On Feb, 4, President Trump gave his third State of the Union address. This year’s address included more political theater than we’ve seen in the annual event before. Trump included reality-show flourishes and made-for-TV moments that have gotten strong reactions from observers on both sides of the aisle.

While some commentators have mentioned Trump’s “defiant showmanship” and ability to weave an incredible story, others have been less complimentary. House Speaker Nancy Pelosi (D-Calif.) criticized the speech for having “no contact with reality whatsoever.” Rep. Tim Ryan (D-Ohio) walked out of the address, writing on Twitter that “it’s like watching professional wrestling. It’s all fake.”

Trump’s showmanship was more strategic and consequential than it might appear at first. In researching nondemocratic regimes, I’ve found that when charismatic leaders make a public show of fulfilling wishes, as Trump’s speech did, they can have a significant effect on public opinion.

How was this State of the Union different?

Showmanship is an old story in the State of the Union. All presidents since Ronald Reagan have invited ordinary “heroes” to sit with the first lady during the address. But Trump took this approach one step further. Instead of simply mentioning special guests during his speech, Trump surprised audience members — both in the Capitol and at home — by resolving problems and granting special honors.

During a segment of his speech on school choice, Trump pointed out Janiyah Davis, a fourth-grader on the waiting list for a state scholarship. He then announced to applause that she had been awarded an opportunity scholarship to go to a school of her choice.

Later in his speech, Trump spoke to the family of a soldier in Afghanistan who were seated in the audience, and declared, “We have a very special surprise. I am thrilled to inform you that your husband is back from deployment. He is here with us tonight. And we couldn’t keep him waiting any longer.” The family was reunited on the spot.

In a more controversial moment, Trump awarded right-wing radio host Rush Limbaugh with the Presidential Medal of Freedom — and had first lady Melania Trump bestow it, hanging it around Limbaugh’s neck.

These moments, which have alternately delighted and horrified observers, were unprecedented for State of the Union addresses. But charismatic leaders around the world often use these tactics.

Charismatic leaders commonly use reality-show wish fulfillment to please citizens

While Trump may be drawing from his roots in reality television in his showmanship display, charismatic leaders frequently use this tool to influence public opinion.

Former Venezuelan president Hugo Chávez employed this strategy throughout his presidency. In perhaps the most well-known example, Chavez hosted a weekly television program, “Alo Presidente,” where he would solve ordinary Venezuelans’ problems.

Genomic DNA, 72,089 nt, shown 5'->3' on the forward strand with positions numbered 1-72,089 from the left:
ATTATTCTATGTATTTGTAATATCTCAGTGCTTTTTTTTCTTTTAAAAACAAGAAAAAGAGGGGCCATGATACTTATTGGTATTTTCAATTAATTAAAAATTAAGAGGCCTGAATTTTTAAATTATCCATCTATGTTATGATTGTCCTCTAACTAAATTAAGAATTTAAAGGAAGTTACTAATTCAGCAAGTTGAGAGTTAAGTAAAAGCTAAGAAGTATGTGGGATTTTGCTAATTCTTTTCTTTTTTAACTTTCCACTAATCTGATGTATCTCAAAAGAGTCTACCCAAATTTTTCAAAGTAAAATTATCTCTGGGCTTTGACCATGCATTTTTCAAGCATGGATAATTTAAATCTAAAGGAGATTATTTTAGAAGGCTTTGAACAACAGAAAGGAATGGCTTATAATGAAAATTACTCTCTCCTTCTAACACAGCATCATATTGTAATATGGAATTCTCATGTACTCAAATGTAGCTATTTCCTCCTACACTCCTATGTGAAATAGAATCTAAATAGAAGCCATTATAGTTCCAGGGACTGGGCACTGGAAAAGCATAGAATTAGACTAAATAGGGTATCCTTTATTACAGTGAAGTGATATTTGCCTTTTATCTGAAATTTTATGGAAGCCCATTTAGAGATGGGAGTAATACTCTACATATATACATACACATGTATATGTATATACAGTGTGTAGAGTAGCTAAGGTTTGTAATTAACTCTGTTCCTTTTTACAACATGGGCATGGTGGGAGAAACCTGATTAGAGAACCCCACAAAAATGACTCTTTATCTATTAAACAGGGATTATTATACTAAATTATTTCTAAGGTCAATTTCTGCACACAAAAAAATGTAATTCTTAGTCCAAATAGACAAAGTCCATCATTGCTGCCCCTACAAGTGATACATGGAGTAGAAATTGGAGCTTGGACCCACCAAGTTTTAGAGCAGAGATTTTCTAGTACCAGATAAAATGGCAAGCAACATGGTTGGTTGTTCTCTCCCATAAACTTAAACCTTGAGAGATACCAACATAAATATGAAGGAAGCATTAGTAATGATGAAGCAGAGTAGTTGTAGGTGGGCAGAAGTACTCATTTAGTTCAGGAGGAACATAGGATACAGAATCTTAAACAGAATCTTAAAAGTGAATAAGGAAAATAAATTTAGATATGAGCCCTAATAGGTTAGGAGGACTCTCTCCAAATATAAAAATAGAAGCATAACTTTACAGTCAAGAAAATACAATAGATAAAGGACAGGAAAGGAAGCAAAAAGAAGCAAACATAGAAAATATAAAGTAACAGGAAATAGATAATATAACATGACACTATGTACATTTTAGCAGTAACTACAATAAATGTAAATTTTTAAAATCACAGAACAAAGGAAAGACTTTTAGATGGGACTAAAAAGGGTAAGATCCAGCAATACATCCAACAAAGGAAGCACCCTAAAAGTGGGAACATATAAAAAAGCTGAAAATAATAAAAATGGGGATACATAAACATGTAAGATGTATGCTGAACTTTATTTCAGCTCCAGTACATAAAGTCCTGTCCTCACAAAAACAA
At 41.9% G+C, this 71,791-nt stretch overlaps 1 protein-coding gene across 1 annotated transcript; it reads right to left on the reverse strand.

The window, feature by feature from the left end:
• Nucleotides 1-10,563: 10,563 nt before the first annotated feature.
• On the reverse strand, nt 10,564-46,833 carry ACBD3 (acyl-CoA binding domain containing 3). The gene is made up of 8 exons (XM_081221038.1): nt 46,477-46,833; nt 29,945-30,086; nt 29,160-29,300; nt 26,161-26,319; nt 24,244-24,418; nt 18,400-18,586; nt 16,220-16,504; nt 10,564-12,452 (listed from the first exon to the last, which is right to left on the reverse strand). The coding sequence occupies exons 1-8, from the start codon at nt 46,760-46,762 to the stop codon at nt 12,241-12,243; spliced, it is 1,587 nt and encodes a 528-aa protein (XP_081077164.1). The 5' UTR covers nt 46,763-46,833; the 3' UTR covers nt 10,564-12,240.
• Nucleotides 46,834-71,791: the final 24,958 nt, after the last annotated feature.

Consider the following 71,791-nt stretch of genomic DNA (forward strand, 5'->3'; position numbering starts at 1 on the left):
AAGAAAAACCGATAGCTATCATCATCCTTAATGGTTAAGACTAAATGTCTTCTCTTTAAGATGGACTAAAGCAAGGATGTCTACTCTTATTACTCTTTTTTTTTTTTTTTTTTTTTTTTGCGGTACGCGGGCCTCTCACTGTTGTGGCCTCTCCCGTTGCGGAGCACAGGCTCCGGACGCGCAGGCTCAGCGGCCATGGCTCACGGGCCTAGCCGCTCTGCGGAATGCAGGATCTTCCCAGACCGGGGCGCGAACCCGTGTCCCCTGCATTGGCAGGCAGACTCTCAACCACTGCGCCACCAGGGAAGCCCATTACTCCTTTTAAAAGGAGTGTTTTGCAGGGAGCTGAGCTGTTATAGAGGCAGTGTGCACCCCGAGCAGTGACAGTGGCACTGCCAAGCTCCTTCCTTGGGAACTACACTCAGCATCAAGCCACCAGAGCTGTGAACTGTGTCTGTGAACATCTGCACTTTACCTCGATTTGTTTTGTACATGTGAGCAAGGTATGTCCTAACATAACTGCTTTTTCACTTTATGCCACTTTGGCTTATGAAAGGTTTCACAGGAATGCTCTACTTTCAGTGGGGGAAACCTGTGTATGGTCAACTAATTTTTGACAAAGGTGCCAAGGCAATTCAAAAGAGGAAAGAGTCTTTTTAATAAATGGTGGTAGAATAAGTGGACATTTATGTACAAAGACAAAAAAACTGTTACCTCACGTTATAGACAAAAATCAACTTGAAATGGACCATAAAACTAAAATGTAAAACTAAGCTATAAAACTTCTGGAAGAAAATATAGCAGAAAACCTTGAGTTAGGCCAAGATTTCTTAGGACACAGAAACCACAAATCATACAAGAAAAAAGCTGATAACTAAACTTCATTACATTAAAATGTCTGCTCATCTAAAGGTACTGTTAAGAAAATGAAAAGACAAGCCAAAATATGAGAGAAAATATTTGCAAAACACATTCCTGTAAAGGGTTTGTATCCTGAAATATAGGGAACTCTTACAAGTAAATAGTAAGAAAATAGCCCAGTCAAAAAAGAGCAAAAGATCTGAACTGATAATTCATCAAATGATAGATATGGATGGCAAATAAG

During the first episode of the program, for instance, Chavez heard from a mother whose son needed surgery. He surprised her by guaranteeing that her son would receive the necessary medical care. This approach proved successful: The show ran from 1999 until 2012 and inspired similar shows in Bolivia, El Salvador and Ecuador.

As I discussed earlier here at TMC, Russian President Vladimir Putin excels at injecting entertainment into politics. In one of his more notable strategies, Putin hosts an annual television call-in show, “The Direct Line With Vladimir Putin.” During this program, Putin surprises callers by solving their everyday problems.

Showcasing such wish fulfillment helps charismatic leaders present themselves as magical, caring leaders who are the only ones who can fix the nation’s problems. So does it actually sway public view of the leader?

Does it work?

Yes, according to my ongoing research. In 2016, I commissioned a nationally representative survey of 1,600 Russians with the Levada Analytical Center, Russia’s leading survey agency. The survey sought to gauge how much respondents approved of Putin.

Before asking about approval, I conducted an experiment in which respondents were read a short vignette that introduced a common issue: a hike in utility prices for a housing complex. Respondents were told Putin had heard about this price increase during the “Direct Line” broadcast. Half of respondents were then told he ensured prices were lowered for that complex; the other half were told the issue was not resolved.

This experiment mimics the type of wish fulfillment that Russians see in Putin’s “Direct Line” events and that was present in Trump’s State of the Union address. In both cases, the issues were isolated cases affecting only the intended recipient. In both cases, Trump and Putin are being presented as the savior capable of fulfilling those wishes.

In my experiment, when people were told that Putin had fixed the problem, they approved of Putin by 14 percentage points more than when told he had not. While such results may be as overwhelming in real-life situations, the takeaway is clear: Wish fulfillment improves citizens’ perceptions of their leaders.

While Trump did something new for the State of the Union address, his approach is familiar to citizens in many autocratic systems. Most important, it works.

Hannah S. Chapman (@Chapman_HannahS) is an assistant professor of political science and faculty associate in the Havighurst Center for Russian and Post-Soviet Studies at Miami University in Oxford, Ohio. Her research focuses on information manipulation, media and public opinion in the former Soviet Union.